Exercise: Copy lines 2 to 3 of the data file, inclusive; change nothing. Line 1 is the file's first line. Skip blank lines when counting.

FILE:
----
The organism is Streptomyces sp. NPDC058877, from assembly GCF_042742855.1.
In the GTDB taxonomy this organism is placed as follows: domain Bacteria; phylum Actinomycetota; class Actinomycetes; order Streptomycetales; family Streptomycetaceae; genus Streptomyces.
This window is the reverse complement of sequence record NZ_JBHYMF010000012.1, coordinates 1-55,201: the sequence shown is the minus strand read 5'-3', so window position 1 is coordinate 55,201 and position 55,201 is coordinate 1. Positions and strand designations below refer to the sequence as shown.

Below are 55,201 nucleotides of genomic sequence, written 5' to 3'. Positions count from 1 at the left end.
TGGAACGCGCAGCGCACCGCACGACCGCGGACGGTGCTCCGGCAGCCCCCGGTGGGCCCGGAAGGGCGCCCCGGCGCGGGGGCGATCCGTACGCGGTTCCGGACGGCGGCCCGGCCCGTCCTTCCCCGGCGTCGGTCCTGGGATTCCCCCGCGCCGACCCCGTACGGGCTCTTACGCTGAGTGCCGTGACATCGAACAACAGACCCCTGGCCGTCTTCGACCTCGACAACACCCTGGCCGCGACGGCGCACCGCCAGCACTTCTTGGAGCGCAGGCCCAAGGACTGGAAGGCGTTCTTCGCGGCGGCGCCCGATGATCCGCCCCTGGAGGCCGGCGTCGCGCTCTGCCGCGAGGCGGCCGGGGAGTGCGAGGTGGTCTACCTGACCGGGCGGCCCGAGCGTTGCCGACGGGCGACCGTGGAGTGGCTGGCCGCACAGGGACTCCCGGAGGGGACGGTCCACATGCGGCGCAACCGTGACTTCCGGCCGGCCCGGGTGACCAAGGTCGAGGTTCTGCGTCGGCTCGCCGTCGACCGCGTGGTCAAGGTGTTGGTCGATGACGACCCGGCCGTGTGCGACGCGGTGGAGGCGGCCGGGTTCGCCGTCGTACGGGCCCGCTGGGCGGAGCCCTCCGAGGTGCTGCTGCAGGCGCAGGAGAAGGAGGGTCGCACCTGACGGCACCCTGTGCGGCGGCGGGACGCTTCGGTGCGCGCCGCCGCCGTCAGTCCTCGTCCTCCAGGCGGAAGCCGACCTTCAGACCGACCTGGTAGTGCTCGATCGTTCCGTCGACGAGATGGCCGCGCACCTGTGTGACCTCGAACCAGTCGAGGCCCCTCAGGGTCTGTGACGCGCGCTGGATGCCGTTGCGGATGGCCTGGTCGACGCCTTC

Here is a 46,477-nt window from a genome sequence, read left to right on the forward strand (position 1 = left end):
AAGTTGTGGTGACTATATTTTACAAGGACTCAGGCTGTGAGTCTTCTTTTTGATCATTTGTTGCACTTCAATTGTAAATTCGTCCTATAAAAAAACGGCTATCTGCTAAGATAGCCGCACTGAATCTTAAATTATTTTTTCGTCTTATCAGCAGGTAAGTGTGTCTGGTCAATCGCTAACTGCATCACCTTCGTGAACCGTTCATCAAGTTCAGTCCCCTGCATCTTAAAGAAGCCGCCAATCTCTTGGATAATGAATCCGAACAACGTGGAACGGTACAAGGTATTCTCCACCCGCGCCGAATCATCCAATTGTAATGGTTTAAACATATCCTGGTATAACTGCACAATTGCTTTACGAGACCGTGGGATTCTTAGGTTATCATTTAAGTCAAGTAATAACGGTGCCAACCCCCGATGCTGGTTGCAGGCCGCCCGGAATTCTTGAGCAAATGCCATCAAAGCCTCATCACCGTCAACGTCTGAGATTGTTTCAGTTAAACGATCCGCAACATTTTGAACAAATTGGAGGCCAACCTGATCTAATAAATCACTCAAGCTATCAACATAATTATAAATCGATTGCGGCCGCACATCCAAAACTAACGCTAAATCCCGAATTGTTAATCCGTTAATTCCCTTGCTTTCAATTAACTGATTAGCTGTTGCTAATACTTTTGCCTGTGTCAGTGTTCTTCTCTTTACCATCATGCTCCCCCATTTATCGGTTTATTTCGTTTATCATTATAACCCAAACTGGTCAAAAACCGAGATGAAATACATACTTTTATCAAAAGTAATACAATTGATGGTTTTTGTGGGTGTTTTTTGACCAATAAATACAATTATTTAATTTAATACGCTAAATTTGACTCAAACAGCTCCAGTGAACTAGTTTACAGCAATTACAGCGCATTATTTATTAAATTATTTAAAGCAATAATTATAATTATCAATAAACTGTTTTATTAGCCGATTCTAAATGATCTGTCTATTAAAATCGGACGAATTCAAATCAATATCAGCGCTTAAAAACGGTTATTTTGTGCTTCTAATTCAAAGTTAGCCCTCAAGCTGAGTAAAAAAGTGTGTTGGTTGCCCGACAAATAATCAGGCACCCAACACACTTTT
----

In the GTDB taxonomy this organism is placed as follows: domain Bacteria; phylum Actinomycetota; class Actinomycetes; order Streptomycetales; family Streptomycetaceae; genus Streptomyces.
This window is the reverse complement of sequence record NZ_JBHYMF010000012.1, coordinates 1-55,201: the sequence shown is the minus strand read 5'-3', so window position 1 is coordinate 55,201 and position 55,201 is coordinate 1. Positions and strand designations below refer to the sequence as shown.